In late May, the California State Assembly passed AB 408, a bill that holds great promise for supporting climate-resilient agriculture in California. If AB 408 is successfully passed by the Senate, signed by the Governor, and approved by voters or incorporated into another bond measure, it will allow the State to sell bonds that support a range of positive initiatives. These provisions will provide much-needed funding for regenerative agriculture practices, farmland conservation, housing for farmworker communities, access to healthy food for low-income communities, and more.
Spring is in full swing, which means it’s farmer’s market season! Those who live in and around the Santa Clara Valley are lucky to have access to delicious produce year-round, but as the rain subsides, farm stands are back and better than ever. Spending a morning at the farmer’s market is a fun weekend activity, and a great way to support local farmers, farmlands, and the local economy.
Everyone needs food. But in many parts of the state, including here in our region, there is food scarcity. According to recent research from Second Harvest Food Bank, one in four people in Santa Clara County are at risk of hunger. With a changing climate, protecting the foundation of our food systems (farms and ranches) is imperative. In addition to protecting these operations and the lands they depend on, the Open Space Authority is exploring sustainable and responsive management practices that support local farmers and ranchers, promote the resilience of food production, increase soil health, and minimize the carbon footprint of agriculture in the region.
After weeks of heavy rain, hillsides are turning green, and it’s beginning to feel like spring is right around the corner. You may know that spring is "baby season” for local wildlife like ground squirrels, bobcat kits, and red-tailed hawks, but did you know the same is true for native plant life? Plants are also preparing to create new life, and in fact, this preparation happens all year long.
The first few weeks of 2023 brought a parade of Atmospheric River Storm events that ravaged California. Several feet of rain and powerful wind events caused widespread power outages, and many areas experienced intense flooding, fallen trees, and mudslides. Though the storms caused a fair amount of disruption across the region, Santa Clara Valley’s open spaces (our critical natural infrastructure) likely helped mitigate even further damage.
Everyone deserves access to healthy, nutritious food. When you shop for locally grown produce, you help support local farmers, your health, and you also reduce your carbon footprint! Keep reading to learn which fruits and vegetables are in season this winter plus a cozy recipe idea to help it all come together.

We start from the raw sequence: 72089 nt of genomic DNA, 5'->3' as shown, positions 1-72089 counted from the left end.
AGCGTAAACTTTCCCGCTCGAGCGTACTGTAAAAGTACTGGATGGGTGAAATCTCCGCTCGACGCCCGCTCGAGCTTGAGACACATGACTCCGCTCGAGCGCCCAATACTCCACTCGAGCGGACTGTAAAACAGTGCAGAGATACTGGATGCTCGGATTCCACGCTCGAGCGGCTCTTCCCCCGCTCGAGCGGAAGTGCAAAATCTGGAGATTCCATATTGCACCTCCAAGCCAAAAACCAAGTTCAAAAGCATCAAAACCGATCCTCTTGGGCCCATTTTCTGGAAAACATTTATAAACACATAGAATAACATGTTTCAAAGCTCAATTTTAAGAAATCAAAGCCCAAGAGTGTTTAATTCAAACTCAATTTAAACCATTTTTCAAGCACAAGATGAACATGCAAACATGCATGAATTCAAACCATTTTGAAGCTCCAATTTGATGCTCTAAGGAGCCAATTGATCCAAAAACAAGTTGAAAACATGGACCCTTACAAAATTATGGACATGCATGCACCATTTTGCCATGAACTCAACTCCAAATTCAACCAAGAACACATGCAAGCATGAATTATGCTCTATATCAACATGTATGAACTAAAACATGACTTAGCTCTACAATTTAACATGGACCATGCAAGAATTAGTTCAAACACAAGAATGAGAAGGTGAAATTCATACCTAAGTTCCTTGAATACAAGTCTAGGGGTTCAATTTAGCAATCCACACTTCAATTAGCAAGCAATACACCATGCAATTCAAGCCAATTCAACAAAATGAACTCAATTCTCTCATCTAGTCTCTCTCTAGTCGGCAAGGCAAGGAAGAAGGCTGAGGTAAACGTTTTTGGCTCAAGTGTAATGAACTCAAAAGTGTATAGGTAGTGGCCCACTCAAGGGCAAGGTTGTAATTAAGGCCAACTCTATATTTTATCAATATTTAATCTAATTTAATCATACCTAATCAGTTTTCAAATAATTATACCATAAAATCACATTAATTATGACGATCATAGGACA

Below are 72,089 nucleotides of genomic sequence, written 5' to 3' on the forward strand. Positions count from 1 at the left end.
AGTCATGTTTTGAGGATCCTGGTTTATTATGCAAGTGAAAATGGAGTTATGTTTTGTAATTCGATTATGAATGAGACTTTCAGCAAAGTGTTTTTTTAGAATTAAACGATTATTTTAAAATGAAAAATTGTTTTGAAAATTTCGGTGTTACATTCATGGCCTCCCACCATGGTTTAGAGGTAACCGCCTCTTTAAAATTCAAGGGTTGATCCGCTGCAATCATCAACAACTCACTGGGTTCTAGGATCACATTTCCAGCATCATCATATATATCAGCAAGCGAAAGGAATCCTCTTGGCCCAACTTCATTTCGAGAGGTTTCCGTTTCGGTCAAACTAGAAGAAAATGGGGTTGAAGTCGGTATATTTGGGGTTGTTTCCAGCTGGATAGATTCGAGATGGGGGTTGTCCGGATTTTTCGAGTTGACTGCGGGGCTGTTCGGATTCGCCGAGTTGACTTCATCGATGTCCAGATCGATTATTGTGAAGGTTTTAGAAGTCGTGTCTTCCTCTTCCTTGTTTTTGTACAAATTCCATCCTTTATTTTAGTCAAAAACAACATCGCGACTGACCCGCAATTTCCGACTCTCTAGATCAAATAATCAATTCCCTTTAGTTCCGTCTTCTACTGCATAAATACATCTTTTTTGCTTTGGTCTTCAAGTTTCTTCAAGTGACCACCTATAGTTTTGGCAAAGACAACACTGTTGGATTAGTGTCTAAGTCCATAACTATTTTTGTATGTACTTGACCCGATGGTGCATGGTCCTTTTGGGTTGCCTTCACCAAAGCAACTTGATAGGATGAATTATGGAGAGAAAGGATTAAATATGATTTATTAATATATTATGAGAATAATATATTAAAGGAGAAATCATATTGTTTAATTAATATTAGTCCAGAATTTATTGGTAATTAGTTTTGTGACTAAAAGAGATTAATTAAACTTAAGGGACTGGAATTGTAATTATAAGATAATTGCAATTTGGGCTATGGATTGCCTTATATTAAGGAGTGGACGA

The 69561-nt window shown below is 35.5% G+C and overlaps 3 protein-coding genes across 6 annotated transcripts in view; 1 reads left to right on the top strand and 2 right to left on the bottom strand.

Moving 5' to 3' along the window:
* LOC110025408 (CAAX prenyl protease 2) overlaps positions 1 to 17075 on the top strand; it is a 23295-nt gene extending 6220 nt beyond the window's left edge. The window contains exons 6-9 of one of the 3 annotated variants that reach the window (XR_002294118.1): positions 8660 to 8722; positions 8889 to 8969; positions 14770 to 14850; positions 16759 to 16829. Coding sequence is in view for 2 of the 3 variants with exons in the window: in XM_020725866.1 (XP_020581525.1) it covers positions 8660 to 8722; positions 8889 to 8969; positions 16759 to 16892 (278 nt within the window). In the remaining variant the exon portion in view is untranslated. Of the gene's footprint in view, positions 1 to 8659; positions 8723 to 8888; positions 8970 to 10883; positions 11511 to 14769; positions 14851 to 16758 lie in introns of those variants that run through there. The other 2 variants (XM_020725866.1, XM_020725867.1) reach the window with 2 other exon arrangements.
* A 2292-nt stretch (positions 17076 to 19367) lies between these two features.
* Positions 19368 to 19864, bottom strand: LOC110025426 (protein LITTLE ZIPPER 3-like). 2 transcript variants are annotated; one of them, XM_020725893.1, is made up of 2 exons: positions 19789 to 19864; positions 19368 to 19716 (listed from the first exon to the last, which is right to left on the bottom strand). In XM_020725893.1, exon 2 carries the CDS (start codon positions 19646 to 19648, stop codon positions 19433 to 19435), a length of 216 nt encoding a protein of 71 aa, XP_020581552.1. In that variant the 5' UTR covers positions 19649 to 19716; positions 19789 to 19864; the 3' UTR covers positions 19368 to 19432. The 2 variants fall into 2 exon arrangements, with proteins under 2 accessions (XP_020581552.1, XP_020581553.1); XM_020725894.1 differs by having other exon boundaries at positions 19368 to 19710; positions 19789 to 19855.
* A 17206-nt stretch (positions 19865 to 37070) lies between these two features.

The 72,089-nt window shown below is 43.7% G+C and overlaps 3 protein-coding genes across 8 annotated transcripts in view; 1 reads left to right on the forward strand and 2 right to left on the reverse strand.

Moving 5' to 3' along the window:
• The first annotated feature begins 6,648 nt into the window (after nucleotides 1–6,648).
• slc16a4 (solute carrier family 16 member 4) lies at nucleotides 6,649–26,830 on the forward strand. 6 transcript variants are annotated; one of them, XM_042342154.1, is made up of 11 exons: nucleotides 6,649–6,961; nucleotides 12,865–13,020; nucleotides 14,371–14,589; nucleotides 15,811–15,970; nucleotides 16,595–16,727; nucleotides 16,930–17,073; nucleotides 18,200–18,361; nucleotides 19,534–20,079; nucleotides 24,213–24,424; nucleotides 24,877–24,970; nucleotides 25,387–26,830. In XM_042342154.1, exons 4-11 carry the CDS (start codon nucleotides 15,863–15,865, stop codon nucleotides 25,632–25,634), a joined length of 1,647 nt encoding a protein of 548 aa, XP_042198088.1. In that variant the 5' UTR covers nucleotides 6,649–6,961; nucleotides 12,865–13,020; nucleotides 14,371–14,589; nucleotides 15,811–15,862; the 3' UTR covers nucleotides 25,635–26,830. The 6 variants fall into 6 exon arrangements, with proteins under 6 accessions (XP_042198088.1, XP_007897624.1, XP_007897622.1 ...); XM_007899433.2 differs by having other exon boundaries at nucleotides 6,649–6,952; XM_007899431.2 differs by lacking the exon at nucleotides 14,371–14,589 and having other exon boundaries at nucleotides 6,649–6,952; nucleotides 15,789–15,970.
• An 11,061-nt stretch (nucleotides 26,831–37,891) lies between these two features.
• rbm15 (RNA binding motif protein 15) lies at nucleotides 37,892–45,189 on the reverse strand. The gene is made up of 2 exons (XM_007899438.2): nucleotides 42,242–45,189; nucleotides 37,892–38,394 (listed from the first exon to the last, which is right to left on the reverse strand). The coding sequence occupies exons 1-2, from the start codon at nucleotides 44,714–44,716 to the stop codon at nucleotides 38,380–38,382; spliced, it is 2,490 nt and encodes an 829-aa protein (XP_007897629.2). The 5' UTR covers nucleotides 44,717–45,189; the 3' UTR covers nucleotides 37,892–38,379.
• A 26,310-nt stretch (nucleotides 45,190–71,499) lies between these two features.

In late 2021, the Open Space Authority -- in partnership with the State of California Department of Conservation through the Sustainable Agricultural Lands Conservation program (SALC), Santa Clara Valley Transportation Authority (VTA), and the Santa Clara County Planning Department -- protected sixty acres of prime farmland at Laguna Avenue and Santa Teresa Boulevard in the middle of Coyote Valley (also known as Mid Coyote Valley).
The property became known as “Laguna 60.”
On October 27, 2022, the Open Space Authority Board of Directors voted unanimously to include a Chochenyo translation of “Coyote Ridge” alongside the current preserve name. The preserve's official new name is Máyyan 'Ooyákma – Coyote Ridge Open Space Preserve.
Everyone deserves access to healthy, nutritious food. When you shop for locally grown produce, you help support local farmers, your health, and you also reduce your carbon footprint! Keep reading to learn about what fruits and vegetables to look for this autumn and a recipe idea to make it all come together.
Pumpkins are the ultimate fall icon, and where better to find them than at your local pumpkin patch?
Spina Farms Pumpkin Patch in Coyote Valley (just south of San José) is now open seven days a week through October 31, to serve the community with fall fun and agricultural education. The Patch was originally located off Bailey Ave but has since relocated a quarter mile south to Laguna Ave and Santa Teresa Blvd in partnership with the Santa Clara Valley Open Space Authority.
- Must-See Mushrooms
- Community Day Recap
- Summer Volunteer Recap: The Season of Stinkwort
- Staff Spotlight - Meet David
- White Butts and Elk Ruts
- Máyyan 'Ooyákma - Coyote Ridge Opens to the public
- A visitors guide to Máyyan 'Ooyákma - Coyote Ridge
- Wildlife of the Ridge
- Máyyan ‘Ooyákma’s Rare Serpentine Soils: An Enchanting Find in the Bay Area
- The Stories Told at Máyyan ‘Ooyákma - Coyote Ridge